Association Between Stroke Center Hospitalization for Acute Ischemic Stroke and Mortality

Duke Clinical Research Institute, 2400 Pratt St, Durham, NC 27705, USA.
JAMA The Journal of the American Medical Association (Impact Factor: 35.29). 01/2011; 305(4):373-80. DOI: 10.1001/jama.2011.22
Source: PubMed


Although stroke centers are widely accepted and supported, little is known about their effect on patient outcomes.
To examine the association between admission to stroke centers for acute ischemic stroke and mortality.
Observational study using data from the New York Statewide Planning and Research Cooperative System. We compared mortality for patients admitted with acute ischemic stroke (n = 30,947) between 2005 and 2006 at designated stroke centers and nondesignated hospitals using differential distance to hospitals as an instrumental variable to adjust for potential prehospital selection bias. Patients were followed up for mortality for 1 year after the index hospitalization through 2007. To assess whether our findings were specific to stroke, we also compared mortality for patients admitted with gastrointestinal hemorrhage (n = 39,409) or acute myocardial infarction (n = 40,024) at designated stroke centers and nondesignated hospitals.
Thirty-day all-cause mortality.
Among 30,947 patients with acute ischemic stroke, 15,297 (49.4%) were admitted to designated stroke centers. Using the instrumental variable analysis, admission to designated stroke centers was associated with lower 30-day all-cause mortality (10.1% vs 12.5%; adjusted mortality difference, -2.5%; 95% confidence interval [CI], -3.6% to -1.4%; P < .001) and greater use of thrombolytic therapy (4.8% vs 1.7%; adjusted difference, 2.2%; 95% CI, 1.6% to 2.8%; P < .001). Differences in mortality also were observed at 1-day, 7-day, and 1-year follow-up. The outcome differences were specific for stroke, as stroke centers and nondesignated hospitals had similar 30-day all-cause mortality rates among those with gastrointestinal hemorrhage (5.0% vs 5.8%; adjusted mortality difference, +0.3%; 95% CI, -0.5% to 1.0%; P = .50) or acute myocardial infarction (10.5% vs 12.7%; adjusted mortality difference, +0.1%; 95% CI, -0.9% to 1.1%; P = .83).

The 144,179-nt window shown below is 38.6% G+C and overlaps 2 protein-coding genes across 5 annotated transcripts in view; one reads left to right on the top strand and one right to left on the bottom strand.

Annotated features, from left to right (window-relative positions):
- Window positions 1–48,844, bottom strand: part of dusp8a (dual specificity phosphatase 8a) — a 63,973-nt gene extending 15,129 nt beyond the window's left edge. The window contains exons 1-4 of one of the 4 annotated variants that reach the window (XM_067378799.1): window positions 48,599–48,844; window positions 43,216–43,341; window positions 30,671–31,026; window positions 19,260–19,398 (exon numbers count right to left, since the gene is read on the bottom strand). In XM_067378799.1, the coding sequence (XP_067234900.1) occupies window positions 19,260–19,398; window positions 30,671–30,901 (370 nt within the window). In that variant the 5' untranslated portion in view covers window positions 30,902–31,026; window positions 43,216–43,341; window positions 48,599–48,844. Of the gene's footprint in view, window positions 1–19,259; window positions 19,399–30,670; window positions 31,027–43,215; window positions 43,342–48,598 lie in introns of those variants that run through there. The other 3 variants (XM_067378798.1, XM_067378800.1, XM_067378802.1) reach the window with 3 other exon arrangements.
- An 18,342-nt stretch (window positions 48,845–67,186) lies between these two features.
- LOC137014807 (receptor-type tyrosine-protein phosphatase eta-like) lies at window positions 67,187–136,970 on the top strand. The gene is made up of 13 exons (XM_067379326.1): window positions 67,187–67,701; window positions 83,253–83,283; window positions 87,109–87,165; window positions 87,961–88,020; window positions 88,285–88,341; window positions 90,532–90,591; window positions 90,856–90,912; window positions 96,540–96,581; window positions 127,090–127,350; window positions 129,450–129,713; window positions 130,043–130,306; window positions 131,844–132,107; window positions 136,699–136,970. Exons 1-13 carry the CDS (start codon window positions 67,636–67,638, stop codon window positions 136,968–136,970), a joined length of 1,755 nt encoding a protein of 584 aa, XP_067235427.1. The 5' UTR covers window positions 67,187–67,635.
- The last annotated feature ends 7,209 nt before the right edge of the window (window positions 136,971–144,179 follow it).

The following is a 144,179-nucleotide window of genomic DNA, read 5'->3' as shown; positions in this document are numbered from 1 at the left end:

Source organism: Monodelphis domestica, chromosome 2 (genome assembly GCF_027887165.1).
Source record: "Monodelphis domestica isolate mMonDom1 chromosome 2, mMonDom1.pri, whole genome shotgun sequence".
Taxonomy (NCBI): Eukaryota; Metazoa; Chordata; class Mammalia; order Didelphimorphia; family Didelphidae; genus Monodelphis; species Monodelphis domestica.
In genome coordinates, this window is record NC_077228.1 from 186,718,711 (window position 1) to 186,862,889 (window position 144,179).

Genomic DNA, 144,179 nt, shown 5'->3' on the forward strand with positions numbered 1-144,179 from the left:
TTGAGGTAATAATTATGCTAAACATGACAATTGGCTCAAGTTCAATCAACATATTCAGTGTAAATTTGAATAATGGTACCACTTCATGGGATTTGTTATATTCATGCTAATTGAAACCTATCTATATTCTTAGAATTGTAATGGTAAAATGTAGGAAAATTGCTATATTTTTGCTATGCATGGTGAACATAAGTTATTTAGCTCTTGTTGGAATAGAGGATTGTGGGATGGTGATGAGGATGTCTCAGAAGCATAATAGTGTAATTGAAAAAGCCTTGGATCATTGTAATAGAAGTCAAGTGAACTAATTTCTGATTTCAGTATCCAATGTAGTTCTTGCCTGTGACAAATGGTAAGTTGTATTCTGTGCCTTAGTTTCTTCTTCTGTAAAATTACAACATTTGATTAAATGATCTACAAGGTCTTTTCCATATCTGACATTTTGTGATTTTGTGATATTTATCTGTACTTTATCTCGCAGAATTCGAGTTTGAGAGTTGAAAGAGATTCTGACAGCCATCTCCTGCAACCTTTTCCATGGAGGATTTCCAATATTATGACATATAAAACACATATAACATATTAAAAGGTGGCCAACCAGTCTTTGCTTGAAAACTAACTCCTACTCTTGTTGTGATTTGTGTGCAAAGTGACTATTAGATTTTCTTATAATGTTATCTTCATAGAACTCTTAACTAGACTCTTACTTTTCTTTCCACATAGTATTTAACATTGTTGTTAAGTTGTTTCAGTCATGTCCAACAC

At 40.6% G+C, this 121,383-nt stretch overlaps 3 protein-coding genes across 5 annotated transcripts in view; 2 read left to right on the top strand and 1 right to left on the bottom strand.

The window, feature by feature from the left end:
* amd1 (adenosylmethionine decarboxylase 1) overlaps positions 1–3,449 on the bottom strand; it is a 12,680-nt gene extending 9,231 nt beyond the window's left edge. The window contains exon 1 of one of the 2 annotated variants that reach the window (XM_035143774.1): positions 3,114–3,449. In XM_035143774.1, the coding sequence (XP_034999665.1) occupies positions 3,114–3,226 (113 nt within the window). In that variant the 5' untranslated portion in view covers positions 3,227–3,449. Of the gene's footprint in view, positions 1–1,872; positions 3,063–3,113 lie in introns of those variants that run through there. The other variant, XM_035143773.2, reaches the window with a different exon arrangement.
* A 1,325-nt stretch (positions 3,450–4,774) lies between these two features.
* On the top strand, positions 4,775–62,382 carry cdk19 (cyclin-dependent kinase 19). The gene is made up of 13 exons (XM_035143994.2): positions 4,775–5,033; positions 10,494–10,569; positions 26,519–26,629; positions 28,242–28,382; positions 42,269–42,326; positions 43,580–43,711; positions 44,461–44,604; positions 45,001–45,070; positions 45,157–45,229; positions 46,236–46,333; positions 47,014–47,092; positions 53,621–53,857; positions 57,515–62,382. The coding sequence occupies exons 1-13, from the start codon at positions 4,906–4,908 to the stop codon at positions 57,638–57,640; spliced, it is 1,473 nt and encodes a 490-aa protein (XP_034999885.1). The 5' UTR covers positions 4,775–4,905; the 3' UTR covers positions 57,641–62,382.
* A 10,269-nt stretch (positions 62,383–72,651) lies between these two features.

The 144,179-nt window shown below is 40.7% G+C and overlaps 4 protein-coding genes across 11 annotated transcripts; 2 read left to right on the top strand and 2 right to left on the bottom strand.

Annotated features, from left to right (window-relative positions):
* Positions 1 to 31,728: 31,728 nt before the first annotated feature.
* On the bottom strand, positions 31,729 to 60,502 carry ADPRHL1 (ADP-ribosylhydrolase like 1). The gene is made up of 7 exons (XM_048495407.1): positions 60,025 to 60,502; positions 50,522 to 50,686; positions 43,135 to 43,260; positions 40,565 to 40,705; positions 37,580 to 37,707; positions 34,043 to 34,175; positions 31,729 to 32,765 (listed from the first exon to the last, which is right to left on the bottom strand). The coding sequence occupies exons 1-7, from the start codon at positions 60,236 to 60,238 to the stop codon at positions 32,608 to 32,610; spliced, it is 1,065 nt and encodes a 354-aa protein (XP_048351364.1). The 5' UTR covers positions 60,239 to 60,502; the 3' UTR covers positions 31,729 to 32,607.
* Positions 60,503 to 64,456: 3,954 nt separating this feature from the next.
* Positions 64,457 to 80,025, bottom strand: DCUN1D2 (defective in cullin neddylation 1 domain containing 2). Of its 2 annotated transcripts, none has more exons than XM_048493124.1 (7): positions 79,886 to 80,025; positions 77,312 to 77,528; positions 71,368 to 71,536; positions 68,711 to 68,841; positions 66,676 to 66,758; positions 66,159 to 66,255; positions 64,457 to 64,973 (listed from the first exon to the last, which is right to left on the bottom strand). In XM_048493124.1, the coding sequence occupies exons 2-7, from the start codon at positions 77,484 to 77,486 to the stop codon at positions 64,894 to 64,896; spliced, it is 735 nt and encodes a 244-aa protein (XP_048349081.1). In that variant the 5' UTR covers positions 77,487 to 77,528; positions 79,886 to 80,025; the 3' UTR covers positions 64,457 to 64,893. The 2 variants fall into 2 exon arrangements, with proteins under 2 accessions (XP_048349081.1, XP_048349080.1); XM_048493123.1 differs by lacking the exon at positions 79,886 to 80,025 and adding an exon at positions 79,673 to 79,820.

Among patients with acute ischemic stroke, admission to a designated stroke center was associated with modestly lower mortality and more frequent use of thrombolytic therapy.

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    • "Hospital mortality and readmission rates are important indicators of hospital outcomes that are frequently used to assess and publicise hospital and physician performance. They are also often used in health services research to assess issues such as the impact of service organisation (Coyte et al., 2000; Evans and Kim, 2006; Ho and Hamilton, 2000; Lorch et al., 2010), the relationship between hospital inputs and outcomes (Heggestad, 2002; Schreyogg and Stargardt, 2010), the effect of introducing new policies (Evans et al., 2008) and the impact of new technologies (Xian et al., 2011). The idea behind outcome-based quality indicators such as hospital mortality or readmission rates is that, if appropriate adjustment is made for patient case-mix and external environmental factors, then variations in reported levels of such outcome-based quality indicators are likely to be driven by differences in the (unobservable ) quality of hospital services, as reflected in the processes of hospital care and service organisation. "
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    ABSTRACT: Hospital readmission rates are increasingly used as signals of hospital performance and a basis for hospital reimbursement. However, their interpretation may be complicated by differential patient survival rates. If patient characteristics are not perfectly observable and hospitals differ in their mortality rates, then hospitals with low mortality rates are likely to have a larger share of un-observably sicker patients at risk of a readmission. Their performance on readmissions will then be underestimated. We examine hospitals' performance relaxing the assumption of independence between mortality and readmissions implicitly adopted in many empirical applications. We use data from the Hospital Episode Statistics on emergency admissions for fractured hip in 290,000 patients aged 65 and over from 2003 to 2008 in England. We find evidence of sample selection bias that affects inference from traditional models. We use a bivariate sample selection model to allow for the selection process and the dichotomous nature of the outcome variables.
    Journal of Health Economics 06/2013; 32(5):909-921. DOI:10.1016/j.jhealeco.2013.06.004 · 2.58 Impact Factor